My Dad recently handed me his “Kicked The Bucket List.”
A maudlin sheet of paper on which he clearly laid out whom he wishes me to contact, in the event he kicks the proverbial bucket.
He has also clearly laid out where all the bodies are buried.
And by that I mean all the bank accounts, investments, etc.
A very thoughtful list.
A much appreciated list.
Albeit as morbid as it seems, it is a list that I think everyone should make.
Because in the throes of grief, when one is mourning the loss of anyone, be it parent, grandparent, spouse, child, friend, or distant relative, one of the last things anyone should have to worry about is who to contact, and where all the “stuff” is.
Important “stuff”, like what bank accounts need to be cancelled, what pensions need to be notified, what other arrangements need to be made.
My Dad has also very considerately pre-paid all of his funerary arrangements, and has even purchased a lovely plot.
In fact, we visit that plot every year, he and I.
It is a pilgrimage of sorts.
He cleans and maintains the markers that are there, a bronze plaque that clearly describes the family pedigree.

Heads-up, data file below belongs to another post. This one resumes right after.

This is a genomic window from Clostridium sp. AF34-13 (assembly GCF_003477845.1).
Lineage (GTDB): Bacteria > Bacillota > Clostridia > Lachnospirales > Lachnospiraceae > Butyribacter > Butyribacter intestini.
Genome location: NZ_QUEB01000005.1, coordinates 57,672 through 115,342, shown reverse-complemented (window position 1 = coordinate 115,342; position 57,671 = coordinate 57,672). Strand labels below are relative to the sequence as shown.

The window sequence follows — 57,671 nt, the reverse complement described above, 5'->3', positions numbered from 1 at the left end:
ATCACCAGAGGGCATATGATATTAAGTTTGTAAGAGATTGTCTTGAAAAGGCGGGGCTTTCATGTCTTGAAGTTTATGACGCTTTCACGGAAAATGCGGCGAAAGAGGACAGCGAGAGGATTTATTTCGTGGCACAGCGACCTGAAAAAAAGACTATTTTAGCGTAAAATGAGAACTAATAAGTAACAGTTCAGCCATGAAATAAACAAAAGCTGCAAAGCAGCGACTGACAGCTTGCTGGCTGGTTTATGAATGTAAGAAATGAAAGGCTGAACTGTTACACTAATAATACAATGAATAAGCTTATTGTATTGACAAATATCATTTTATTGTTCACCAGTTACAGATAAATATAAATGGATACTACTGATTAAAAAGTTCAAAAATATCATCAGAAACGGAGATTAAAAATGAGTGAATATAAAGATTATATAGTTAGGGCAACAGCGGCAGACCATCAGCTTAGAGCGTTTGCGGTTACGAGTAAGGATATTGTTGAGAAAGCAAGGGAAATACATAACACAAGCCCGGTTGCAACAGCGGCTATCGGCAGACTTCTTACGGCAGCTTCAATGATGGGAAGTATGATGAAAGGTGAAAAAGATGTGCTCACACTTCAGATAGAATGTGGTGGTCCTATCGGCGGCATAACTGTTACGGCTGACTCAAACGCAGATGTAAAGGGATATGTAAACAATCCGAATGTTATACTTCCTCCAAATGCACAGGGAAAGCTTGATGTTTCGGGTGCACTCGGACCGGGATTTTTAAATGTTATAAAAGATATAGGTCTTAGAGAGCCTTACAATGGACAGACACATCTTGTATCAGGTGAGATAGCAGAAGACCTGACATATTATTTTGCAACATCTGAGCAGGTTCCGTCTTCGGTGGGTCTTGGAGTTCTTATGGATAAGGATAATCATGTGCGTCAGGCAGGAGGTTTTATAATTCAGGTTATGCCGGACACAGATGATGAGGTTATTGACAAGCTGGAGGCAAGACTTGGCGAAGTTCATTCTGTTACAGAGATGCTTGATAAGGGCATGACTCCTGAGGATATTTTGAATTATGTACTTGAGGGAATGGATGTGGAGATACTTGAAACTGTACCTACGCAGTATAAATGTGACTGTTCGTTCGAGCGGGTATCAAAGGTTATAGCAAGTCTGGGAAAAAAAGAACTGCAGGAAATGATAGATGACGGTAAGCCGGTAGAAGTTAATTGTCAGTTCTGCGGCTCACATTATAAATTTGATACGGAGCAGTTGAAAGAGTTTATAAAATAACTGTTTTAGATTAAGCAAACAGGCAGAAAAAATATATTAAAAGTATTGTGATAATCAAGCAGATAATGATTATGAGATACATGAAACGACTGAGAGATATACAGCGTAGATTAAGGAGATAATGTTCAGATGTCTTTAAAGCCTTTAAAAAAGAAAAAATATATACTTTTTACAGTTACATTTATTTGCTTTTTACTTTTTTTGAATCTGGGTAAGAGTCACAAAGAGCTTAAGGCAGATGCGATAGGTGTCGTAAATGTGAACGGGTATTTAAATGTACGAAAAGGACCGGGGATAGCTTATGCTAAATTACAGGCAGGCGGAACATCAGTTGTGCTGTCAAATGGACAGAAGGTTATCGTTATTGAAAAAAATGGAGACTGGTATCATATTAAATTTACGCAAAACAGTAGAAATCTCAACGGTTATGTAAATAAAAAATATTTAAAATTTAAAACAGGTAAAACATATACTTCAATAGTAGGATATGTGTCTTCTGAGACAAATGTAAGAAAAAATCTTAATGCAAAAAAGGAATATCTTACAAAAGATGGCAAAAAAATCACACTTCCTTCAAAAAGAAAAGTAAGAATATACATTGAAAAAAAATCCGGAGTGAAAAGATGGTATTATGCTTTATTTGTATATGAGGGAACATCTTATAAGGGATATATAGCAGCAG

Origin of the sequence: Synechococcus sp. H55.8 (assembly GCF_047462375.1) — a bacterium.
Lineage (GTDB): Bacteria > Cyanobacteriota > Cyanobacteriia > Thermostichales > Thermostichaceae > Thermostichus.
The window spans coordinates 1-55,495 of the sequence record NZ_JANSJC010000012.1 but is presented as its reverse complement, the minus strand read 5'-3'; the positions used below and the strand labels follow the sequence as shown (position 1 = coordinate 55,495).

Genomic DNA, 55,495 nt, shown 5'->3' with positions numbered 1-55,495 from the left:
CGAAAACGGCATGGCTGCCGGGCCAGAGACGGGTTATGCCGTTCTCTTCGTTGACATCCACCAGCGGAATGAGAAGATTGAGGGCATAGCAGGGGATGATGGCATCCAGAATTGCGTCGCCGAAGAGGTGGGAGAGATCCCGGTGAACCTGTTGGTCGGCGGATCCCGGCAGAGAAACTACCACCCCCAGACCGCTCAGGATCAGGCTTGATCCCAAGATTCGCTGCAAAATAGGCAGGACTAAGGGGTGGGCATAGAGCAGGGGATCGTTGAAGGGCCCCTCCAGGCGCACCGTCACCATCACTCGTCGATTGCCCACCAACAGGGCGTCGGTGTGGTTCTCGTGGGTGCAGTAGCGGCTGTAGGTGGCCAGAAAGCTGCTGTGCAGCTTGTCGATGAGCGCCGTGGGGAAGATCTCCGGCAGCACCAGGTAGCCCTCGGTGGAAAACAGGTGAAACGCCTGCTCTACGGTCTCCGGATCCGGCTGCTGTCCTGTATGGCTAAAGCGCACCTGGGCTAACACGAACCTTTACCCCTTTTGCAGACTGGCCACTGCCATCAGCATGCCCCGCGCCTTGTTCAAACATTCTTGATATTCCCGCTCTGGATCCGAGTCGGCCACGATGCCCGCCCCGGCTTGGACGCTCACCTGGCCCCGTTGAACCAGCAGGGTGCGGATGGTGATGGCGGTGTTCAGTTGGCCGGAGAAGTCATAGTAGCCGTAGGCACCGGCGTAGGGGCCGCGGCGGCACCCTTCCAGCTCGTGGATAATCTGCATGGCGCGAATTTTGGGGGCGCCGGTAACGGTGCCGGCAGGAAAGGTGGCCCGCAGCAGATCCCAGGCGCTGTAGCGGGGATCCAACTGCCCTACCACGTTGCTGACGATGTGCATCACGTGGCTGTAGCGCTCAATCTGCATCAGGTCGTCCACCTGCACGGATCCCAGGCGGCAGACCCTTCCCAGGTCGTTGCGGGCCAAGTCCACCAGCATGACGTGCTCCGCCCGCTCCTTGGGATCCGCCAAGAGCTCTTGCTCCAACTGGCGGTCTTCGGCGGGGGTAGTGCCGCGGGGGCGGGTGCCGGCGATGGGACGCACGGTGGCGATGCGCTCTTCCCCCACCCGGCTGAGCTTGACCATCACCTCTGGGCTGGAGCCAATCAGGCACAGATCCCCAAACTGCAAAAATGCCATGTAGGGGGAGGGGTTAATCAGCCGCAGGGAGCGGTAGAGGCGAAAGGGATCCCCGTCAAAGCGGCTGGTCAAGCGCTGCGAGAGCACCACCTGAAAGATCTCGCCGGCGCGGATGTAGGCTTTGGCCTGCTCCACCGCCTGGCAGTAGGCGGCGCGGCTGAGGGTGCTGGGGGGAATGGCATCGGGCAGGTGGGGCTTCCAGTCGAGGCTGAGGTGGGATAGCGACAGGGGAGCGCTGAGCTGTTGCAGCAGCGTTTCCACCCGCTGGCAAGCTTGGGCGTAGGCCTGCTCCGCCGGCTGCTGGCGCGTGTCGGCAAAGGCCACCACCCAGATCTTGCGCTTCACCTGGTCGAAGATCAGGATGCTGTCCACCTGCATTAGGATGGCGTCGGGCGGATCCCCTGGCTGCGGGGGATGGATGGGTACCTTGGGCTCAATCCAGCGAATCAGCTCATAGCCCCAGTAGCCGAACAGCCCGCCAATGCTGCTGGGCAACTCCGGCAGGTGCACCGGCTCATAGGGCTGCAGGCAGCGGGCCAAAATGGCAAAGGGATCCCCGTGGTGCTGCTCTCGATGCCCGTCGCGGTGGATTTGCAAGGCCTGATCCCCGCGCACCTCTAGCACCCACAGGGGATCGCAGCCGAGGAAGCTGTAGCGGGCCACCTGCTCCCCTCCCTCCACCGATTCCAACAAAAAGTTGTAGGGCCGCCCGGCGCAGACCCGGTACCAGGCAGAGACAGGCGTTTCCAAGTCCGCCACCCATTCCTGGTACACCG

The plot sits beside a bridge, which leads to a little island in a man-made pond.
There is a towering oak tree near his plot, which has grown from an acorn he brought over from England in the 1970′s.
Each year when he cleans and maintains his plot, I make my way over to the island and enjoy the view.
There are frogs in the pond, and some geese too.
I believe it is what they call a “scattering” pond, where the ashes of a loved one can be dispersed.
But I prefer not to think about that, what with the geese and frogs and all.
The last time we went, my Dad brought along the cremated remains of his cat and sprinkled them over his gravesite.
I thought that was particularly touching.
My Dad also decided a few years ago that he would be cremated.
Well into his 80′s, I know he is in tune with his own mortality.
I don’t know what it would be like, waking up every day, late in life, wondering if that day will be your last.
Looking back on, hopefully, a life that was well lived, with no regrets.
It is a terrible subject, death.
But everything dies.
It’s a terrible truth.
It is a part of life.
It is the end of our lives.
And so, after we get all of our affairs in order, lay out our own “Kicked The Bucket Lists,” I say it’s important to get on with what we deem is a good life.
Because it can expire in an instant.
We should try to have no regrets.
And I have always maintained we always regret what we don’t do.
Always live each and every day with gratitude.
An appreciation for what the day has brought, and will bring.
For sunshine, for safe passage, for each and every person, place or thing that has been a part of our day and made it beautiful.
Because, in the event of death…